Kells said: “I’ll bet I can shoot faster than you, Adenoids.” O’Donnell didn’t say anything. His pale eyes glittered in a sick face and the big automatic was glistening and steady in his fat pink hand.
Fenner leaned forward, put his head against the wall. Beery turned slowly and looked at Kells. The Mexican was motionless, bright-eyed.
Then Beery said, “Look out!” and something dull and terrible crashed against the back of Kells’ head, there was a dull and terrible blackness. It was filled with thunder and smothering blue; something hot and alive pulsed in Kells’ hand. He fell.
If you read enough about ’30s hardboiled literature, sooner or later you’ll stumble across the name Paul Cain. Cain has gained a legendary reputation as the pinnacle of the ultra-hardboiled, thanks in part due to some commentary by master Raymond Chandler—see the book cover below—an acknowledgement which is nothing to sneeze at. Finding his name is easy; finding his works is a bit harder due to the passage of time and Cain’s mysterious background. “Paul Cain” was a pen name used by George Carol Sims for his pulp output; he also used the name “Peter Ruric” for his screenplays, the most famous being The Black Cat with Boris Karloff.
His seventeen hardboiled novelettes appeared in the famous Black Mask detective magazine in the early 1930s; seven found a home in the anthology Seven Slayers, while five of them featuring the recurring protagonist Gerard Kells were collected into the fixup novel Fast One. Since the mid-’30s, these two books have been in and out of publication several times, never for very long, making them collectibles for the crime-noir crowd. We in the 21st Century have lucked out with new paperbacks—and ebook editions—from No Exit Press and Black Mask Online. And Centipede Press just release all of Cain’s work—including parts not found in Seven Slayers or Fast One—in one deluxe hardbound volume.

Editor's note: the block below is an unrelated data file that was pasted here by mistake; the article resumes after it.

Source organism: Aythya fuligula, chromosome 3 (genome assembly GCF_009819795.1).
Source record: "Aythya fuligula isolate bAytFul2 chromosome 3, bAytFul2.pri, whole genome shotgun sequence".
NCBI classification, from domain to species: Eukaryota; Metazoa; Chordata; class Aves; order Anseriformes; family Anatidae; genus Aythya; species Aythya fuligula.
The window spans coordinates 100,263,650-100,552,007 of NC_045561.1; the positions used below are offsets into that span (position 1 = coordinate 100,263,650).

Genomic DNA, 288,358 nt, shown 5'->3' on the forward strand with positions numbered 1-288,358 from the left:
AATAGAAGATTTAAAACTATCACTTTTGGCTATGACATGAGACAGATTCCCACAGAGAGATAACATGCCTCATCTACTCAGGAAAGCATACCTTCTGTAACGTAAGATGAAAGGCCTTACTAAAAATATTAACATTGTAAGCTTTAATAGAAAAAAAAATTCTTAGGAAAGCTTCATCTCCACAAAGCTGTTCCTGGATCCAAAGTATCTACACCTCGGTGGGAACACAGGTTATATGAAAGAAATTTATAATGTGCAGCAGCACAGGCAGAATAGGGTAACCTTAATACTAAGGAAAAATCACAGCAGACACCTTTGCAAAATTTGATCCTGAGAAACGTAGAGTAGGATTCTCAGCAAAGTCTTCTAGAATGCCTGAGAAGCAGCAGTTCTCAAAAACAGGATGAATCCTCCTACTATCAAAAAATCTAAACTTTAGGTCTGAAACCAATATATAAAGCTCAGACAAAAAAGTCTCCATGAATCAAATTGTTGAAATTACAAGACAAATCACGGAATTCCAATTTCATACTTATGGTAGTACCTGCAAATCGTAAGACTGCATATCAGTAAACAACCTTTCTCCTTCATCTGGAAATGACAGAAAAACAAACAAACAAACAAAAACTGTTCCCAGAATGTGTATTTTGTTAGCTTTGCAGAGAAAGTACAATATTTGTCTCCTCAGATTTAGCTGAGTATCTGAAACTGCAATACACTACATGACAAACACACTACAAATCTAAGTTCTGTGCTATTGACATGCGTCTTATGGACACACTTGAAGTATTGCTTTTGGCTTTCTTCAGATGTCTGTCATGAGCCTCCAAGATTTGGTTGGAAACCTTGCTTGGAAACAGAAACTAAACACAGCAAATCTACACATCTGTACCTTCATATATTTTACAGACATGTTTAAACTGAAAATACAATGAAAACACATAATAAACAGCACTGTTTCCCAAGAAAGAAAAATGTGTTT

Sometimes gambler, sometimes gunman Gerry Kells only wanted to be left alone. He had friends on both sides of the political spectrum, two warring factions whose underworld ties made Kells a valuable asset. It was only logical for him to turn down Jack Rose’s offer to side against rival Lee Fenner. But Rose decided Kells was a threat, and now he’s after him. After a double-cross by Fenner, Kells decides to force Fenner out and claim his side of the underworld—and with that, all of Los Angeles. Kells also has to deal with Granquist, a beautiful femme fatale with information on one of Rose’s main supporters—and some secret agendas of her own. Throw into the mix a motley mob of gunmen and hoods as unsavory as the year is long, resulting in cut-throat alliances that don’t last a day, and a never-ending stream of explosive violence.
I don’t often get confused by a book, but Fast One was a notable exception, causing me to wonder “What the hell is going on?” and backtrack until I’d acclimated to the prose. Cain drops you into a story without explanation or exposition; its sense of immediacy and rapid-fire style demands the reader pay attention and make leaps of faith. There is no exposition, no explanation of who these people are or why they’re doing something—it’s a world where relationships, thoughts, background is never explained. It’s all action, terse rapid action and snappy, slang-y dialogue. That makes for choppy, confusing reading.